The president of SUNY Albany recently cut funding to the university’s arts and humanities programmes. Gergory Petsko has written a scathing open letter to the president for this decision. For those that might think Petsko is just an angry drama teacher who is mad he’s lost his job – he isn’t. He’s a real life scientist. I’m guessing he has beakers and a lab coat and everything.
Archive for November 2010
Some say Joe Hill died on this day. In 1915. He was executed by a firing squad in the state of Utah. One night two men had been murdered in what seemed like a tale of revenge, and Joe Hill got the blame. He didn’t have no reason for killing those two men, but then again he didn’t have no alibi for why he had suffered a gunshot wound that same night.
The two men, they said, had been murdered by a man who had got himself shot too. Joe Hill hadn’t been a friend of the state of Utah – he was a Wobblie – a member of the Industrial Workers of the World. The I.W.W. still exists today, and in Hill’s time they were leading the charge for workers’ rights (for little things like the weekend and an eight hour work day). Hill served as the I.W.W.’s songsmith – he took old gospel standards and turned them into worker anthems.
Unfortunately, we don’t have a time machine to go back and find out the truth about Joe Hill. But many folks believed then, and many folks still believe now, that the trial of Joe Hill was a farce. That he wasn’t guilty of no murders, but he was being blamed because he organized workers, and that meant less money for the Big Wigs, Fat Cats, and those otherwise involved with getting rich off the poor. They saw their chance to get rid of Hill and they took it.
And why didn’t Hill have an alibi? Well some would tell you that Joe Hill was in the arms of a married woman, and revealing the affair would have ruined her life. So he gave his life to save her.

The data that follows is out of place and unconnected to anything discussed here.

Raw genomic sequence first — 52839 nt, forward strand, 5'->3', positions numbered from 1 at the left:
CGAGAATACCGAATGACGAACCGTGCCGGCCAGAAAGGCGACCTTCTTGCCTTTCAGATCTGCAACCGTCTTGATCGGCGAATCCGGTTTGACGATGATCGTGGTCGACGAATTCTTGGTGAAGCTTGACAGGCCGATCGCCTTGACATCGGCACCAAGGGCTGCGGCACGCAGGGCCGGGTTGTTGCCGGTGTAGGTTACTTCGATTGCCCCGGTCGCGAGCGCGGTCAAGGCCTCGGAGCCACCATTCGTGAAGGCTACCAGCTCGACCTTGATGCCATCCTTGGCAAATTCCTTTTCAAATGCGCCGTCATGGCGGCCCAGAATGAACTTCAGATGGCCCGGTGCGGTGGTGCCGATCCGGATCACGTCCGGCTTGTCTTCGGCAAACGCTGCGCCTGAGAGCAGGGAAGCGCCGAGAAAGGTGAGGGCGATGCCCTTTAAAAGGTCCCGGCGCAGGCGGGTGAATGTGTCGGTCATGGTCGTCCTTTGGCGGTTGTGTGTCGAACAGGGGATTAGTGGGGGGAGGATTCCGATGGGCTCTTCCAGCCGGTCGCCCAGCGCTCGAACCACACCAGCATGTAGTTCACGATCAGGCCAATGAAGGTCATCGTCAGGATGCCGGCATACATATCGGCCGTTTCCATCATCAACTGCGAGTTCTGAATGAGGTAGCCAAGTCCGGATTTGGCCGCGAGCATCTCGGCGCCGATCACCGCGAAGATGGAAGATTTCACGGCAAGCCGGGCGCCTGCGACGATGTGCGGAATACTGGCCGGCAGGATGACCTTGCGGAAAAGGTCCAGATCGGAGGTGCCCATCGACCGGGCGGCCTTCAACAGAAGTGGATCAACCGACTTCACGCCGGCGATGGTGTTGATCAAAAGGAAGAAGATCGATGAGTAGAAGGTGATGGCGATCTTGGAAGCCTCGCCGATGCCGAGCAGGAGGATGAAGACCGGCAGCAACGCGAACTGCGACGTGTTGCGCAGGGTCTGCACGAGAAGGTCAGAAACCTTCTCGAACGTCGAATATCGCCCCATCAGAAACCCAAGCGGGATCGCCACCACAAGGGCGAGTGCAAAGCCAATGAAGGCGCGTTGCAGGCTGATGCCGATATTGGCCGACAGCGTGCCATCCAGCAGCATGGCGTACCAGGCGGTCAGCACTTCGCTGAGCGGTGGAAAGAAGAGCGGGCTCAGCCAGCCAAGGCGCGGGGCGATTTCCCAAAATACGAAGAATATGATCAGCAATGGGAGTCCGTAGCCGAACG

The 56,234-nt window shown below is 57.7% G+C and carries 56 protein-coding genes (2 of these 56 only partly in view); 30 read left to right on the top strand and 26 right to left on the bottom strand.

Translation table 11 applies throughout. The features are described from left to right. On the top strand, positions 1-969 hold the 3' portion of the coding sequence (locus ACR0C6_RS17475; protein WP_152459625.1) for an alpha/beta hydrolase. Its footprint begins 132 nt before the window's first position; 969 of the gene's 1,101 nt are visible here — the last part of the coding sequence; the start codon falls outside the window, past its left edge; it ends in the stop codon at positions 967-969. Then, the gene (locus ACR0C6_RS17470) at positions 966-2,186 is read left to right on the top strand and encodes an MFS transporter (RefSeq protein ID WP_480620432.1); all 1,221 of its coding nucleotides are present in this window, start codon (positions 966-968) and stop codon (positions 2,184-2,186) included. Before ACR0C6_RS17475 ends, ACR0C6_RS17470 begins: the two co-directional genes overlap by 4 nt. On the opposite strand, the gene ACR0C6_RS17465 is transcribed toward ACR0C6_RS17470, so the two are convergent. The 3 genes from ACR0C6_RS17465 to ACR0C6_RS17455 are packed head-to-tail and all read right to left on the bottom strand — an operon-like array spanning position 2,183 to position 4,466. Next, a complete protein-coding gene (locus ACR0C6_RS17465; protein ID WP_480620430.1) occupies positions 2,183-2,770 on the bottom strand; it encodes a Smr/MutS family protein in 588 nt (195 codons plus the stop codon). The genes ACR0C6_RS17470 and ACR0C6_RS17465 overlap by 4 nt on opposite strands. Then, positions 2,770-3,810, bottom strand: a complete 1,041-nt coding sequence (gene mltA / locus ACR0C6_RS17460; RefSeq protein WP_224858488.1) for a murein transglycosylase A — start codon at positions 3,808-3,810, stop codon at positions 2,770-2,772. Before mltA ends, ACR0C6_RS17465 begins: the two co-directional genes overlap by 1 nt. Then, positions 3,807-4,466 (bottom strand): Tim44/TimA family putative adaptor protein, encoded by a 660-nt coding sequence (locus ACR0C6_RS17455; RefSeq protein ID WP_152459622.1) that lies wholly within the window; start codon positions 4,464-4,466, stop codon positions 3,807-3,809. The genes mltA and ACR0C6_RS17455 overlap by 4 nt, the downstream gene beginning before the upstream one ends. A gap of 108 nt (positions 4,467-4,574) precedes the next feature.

But some say Joe Hill didn’t die that day.
And some sang songs about him. Here’s a few of ’em.
Fill in the blanks:
“A close consideration of the events which occurred in ____ during the ____ demonstrate that ____ had entered into a phase of widespread cultural, social, and economic change that would define ____ for decades to come.”
Look familiar? Here you have a formula that could apply to many, many, essays written in university. Turns out they all may be by the same person.
When people finish graduate work in history, they usually get a job at a university…or a library…or heck, they could just write a blog. But every so often, or at least this once – a history graduate will use the topic of their thesis to help inform their own songwriting and performing. It helps, of course, when the subject of your thesis was a Soviet rockstar.
It’s New Album Release Day again, and F&M are back with a new album today called Sincerely, F&M. I know what you’re wondering and yes – it comes with its very own winelist.
I sat down in Internetland with F&M frontlady (and history graduate) Rebecca Anderson to ask her about the new album, touring across Canada, and a guy that she learned about back in the USSR.
Anybody that ever went to Red Deer College in recent memory probably had Jim for at least one class…Or met him in the Farside for at least one pint.
Jim is, of course, Dr. James Martens, but don’t ever call him that, even if you’re a fresh-faced kid straight out of high school stuttering through a conversation with him about reggae music and finding out that you can write history papers about stuff you’re actually interested in. So much for law school.
Leaving Red Deer for sunny Victoria about a year ago, Jim is teaching classes on the History of the Blues and hosts a radio program on CFUV Friday’s at 10-12:00pm mountain time, and 9-11:00am out on the coast. He’s on right now actually, and it’s great. He’s playin’ the blues and music from across the country. Tune in now and every week at:
Before bands and the wider independent music community created a network that enabled bands to survive on the road and (almost) make money, there was D.O.A.
Before it was trendy for musicians to support environmental causes because it could increase their own popularity, there was D.O.A.
Before the Iron Curtain fell and bands didn’t play in Eastern Europe, there was D.O.A.
On the frontlines of punk rock since the late 1970s, the Vancouver band D.O.A. has been playing music, touring the world, supporting political causes, and developing alternative cultural institutions….mostly all out of a broken down van. D.O.A. has gone through many changes over the years, but the one person that has stayed steadfast, loyal and true is Joey “Shithead” Keithley. Not only that, but he’s written a book.